On Friday morning the CIAC football committee met and made the points official. We finally have ourselves four state playoff brackets. No more eight champions or any of that nonsense. Beginning Tuesday night, our hard-working 32 participants will start on the journey toward becoming a state champion.
It’s been a rough season, one fraught with two coaching suspensions — one from a hazing scandal, and another because his kids were burned by field rubber — coaches leaving a team in disgust over their treatment, forfeits due to ineligible players, forfeits due to a sexting scandal (h/t Rep-Am’s Kyle Brennan for reminding us) investigations into more ineligible players, unprecedented CIAC sanctions, more forfeits, and then outrage over that investigation and its forfeits. Berlin is out. Bloomfield, which, apparently was investigated and cleared by CIAC (It has never announced anything, but Bloomfield’s still here. So, we’ll assume yes) is in.
But with all of that (kinda) behind us, here’s hoping the kids can restore our faith in good ol’ competition and great theater over the next two weeks.
For more information, including tickets, visit the CIAC’s Tournament page here.
Here’s the (not-so) quick breakdown:
We do not have eight champions this year. We have four. (Yes, people still ask).
The quarterfinals begin Tuesday, Dec. 1 at the sites of the higher seeds at 6:30 p.m.
The semifinals are actually all on Monday night this year, also at the sites of the highest seeds.
The state championship games will be played Saturday at times and sites to be determined.
The CCC qualified the most teams (8). The Pequot the least (two). The FCIAC brings five. The SCC and SWC four apiece. The ECC, CSC and NVL three apiece.
All but two of last year’s eight state champions have returned to defend their titles. Xavier (Class LL Small) and Valley Regional/Old Lyme (Class S Large) did not qualify this season.
Of last year’s eight runners-up, North Branford (S-Small), Berlin (M-Large) and NFA (LL-Large) have not returned.
There are three teams making their first state playoff appearance: Harding (L), Abbott Tech/Immaculate (M, though Immaculate’s been here before) and Granby Memorial.
There are 15 new teams in this year’s field and 17 returning from last year’s tournament. The team with the longest layoff since it’s last appearance is Torrington, which last played in the postseason in 1983.
The seedings didn’t quite go as many hoped in the anticipated Class LL playoffs. Unfortunately, it’s rematch central when the state quarterfinals begin Tuesday night.
Three of the four quarterfinal games were played in the regular season. No. 3 Southington hosts No. 6 Conard in a game Southington won 53-25 on Oct. 24. No. 1 Shelton plays host to No. 8 West Haven in a game Shelton won 48-27 back in October. And No. 2 Darien, a Class LL newcomer, faces No. 8-seeded Staples at McMahon in a rematch of a 27-0 Darien victory played two weeks ago.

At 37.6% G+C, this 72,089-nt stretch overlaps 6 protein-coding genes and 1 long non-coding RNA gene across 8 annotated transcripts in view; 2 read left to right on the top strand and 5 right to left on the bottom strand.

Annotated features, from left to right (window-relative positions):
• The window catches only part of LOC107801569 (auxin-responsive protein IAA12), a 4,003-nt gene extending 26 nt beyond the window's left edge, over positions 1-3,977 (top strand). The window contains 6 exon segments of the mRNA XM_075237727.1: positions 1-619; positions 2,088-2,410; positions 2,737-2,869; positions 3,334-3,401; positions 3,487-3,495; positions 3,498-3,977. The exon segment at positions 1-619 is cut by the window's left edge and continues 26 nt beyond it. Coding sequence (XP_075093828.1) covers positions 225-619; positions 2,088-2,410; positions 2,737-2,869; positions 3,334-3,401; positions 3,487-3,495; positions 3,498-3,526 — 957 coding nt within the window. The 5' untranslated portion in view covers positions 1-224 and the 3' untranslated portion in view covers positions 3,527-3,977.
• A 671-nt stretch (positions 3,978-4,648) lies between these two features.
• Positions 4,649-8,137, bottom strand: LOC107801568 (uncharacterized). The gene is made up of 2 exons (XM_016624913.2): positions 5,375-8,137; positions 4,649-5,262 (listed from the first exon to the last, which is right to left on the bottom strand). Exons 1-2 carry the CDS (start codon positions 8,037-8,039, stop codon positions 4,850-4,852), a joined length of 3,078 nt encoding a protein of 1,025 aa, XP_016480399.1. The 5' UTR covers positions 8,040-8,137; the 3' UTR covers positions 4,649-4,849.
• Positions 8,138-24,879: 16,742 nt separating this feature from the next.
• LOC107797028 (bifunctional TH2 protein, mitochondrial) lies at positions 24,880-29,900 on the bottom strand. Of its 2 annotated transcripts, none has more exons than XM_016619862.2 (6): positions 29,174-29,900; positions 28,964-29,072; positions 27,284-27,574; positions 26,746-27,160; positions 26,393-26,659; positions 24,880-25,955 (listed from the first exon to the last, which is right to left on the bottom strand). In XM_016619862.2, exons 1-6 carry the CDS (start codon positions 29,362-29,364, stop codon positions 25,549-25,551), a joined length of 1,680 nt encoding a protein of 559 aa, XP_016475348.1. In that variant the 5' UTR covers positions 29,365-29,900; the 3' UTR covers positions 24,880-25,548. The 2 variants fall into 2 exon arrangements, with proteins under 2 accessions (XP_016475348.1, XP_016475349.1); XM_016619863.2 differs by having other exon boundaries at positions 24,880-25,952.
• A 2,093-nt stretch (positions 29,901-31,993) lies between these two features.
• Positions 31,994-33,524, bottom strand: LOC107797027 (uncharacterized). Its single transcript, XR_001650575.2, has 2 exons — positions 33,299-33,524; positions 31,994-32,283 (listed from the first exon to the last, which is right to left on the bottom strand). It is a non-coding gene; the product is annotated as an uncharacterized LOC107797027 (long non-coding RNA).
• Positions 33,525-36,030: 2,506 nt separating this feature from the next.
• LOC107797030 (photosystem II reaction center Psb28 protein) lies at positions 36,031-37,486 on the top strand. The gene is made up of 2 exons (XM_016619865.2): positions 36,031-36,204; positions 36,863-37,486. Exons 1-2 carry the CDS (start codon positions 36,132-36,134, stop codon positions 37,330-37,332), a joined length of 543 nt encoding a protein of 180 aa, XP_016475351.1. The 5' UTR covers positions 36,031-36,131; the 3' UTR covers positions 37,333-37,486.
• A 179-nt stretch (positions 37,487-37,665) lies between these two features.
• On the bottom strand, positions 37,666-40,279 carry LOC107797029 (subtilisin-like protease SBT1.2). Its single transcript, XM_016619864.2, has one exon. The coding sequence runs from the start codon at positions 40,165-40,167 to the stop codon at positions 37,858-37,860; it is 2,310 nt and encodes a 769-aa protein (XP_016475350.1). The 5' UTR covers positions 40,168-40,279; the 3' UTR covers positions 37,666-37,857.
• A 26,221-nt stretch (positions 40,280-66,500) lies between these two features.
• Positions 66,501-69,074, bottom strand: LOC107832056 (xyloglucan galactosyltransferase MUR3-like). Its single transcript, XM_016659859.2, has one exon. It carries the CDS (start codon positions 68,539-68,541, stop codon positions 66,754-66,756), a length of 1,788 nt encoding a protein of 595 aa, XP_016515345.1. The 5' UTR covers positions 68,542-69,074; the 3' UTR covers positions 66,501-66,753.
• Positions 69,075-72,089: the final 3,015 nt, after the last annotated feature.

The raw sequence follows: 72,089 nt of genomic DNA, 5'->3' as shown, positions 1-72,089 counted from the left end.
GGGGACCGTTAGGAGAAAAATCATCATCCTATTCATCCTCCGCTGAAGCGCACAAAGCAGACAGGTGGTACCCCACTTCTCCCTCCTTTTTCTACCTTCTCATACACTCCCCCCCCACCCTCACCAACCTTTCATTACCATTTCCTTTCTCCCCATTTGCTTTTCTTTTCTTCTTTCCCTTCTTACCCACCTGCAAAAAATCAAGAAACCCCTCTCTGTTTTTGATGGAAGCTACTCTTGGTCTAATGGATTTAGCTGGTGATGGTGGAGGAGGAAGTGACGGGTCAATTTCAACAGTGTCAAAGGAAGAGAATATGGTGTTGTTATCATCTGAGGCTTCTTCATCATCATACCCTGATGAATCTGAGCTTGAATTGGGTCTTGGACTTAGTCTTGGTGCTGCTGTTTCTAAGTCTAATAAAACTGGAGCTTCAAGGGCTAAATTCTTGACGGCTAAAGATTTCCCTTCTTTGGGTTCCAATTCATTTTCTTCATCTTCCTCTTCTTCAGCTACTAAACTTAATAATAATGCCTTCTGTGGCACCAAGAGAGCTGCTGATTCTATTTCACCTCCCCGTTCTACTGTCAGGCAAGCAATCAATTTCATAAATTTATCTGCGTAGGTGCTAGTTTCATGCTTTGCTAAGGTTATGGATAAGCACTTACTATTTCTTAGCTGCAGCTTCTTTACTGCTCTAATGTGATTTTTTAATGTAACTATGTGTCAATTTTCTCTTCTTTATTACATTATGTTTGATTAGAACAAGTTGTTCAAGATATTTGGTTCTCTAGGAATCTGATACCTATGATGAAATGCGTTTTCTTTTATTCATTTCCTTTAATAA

The matchup most fans were waiting for — No. 1-ranked Southington vs. No. 2-ranked Darien — can only happen in the state semifinals since they finished seeded No. 3 and No. 2, respectively. Should both teams win, the game would be at McMahon High School’s Casagrande Field (Darien doesn’t have lights).
Should it happen (and we say it will), it would pit the state’s best offense (Southington) vs. the state’s best defense (Darien). And it would put QB Tim Graham, Colin Minicus, Hudson Hamill and Shelby Grant up against a Southington defense that’s been iffy, at best, all year.
The only non-conference quarterfinal is No. 5 Glastonbury at No. 4 Newtown at Blue and Gold Stadium. It’s a rematch of the 2008 state semifinal won by Glastonbury 42-28. It features at least two Division I-caliber players, Glastonbury quarterback Keyion Dixon (UConn) and Newtown junior all-state linebacker Ben Mason.
Strongest high seed: No. 2 Darien. With Shelton banged up, having lost two of its best players to injury, and two-time defending champion Southington’s aura dispelled somewhat by Cheshire’s near-upset on Thanksgiving, the Blue Wave come in with one of the state’s most explosive offenses and perhaps, the state’s best defense. They haven’t won a title since 1996.
Dangerous low seed: No. 5 Glastonbury. Yeah, they’re only No. 5 but the remaining three lost to the teams they faced in the regular season. The Tomahawks to go Newtown, which is making its fifth-straight appearance, but hasn’t won a playoff game since its 2011 quarterfinal victory over Hall.
Our Final: No. 1 Shelton vs. No. 2 Darien.
Our Champion: Darien.
Sorry, there are no polls available at the moment.
The Class L field was turned sideways and weighted to one side of the bracket when Darien defeated New Canaan. The loss dropped the third-ranked Rams to a No. 6 seed and loaded up that side of the bracket. New Canaan hits the road to face fourth-ranked and No. 3 seed Windsor in a matchup of last year’s Class L champions. It’s also the third time the programs have faced in the playoffs since 2011.
Also on that side of the L bracket is an intriguing game between No. 7-seeded Notre Dame-WH traveling to face No. 3-seeded Harding. The Presidents, who were 5-6 in the FCIAC last year, moved to the CSC this season and rolled through the league to earn their first unbeaten season since 1963.
Harding is talented and has a legit QB in sophomore Taisun Phommachanh and great backs Xavier Bass and Jahzaar Mullings, but how will they fare against one of the power teams of one of the state’s most powerful leagues? Despite Harding’s success, there’s no doubt most will predict a Notre Dame victory. That would set up an anticipated showdown between either Windsor (which defeated NDWH in last year’s Class L-Small final) or New Canaan.
You couldn’t have asked for a more favorable road to the state final than No. 1-seed North Haven. The Indians, who completed their first 10-0 season, face No. 8 Middletown in the first round. Should Mike Montano and the Indians win, they’ll face the winner of No. 5 Wethersfield/No. 4 Torrington.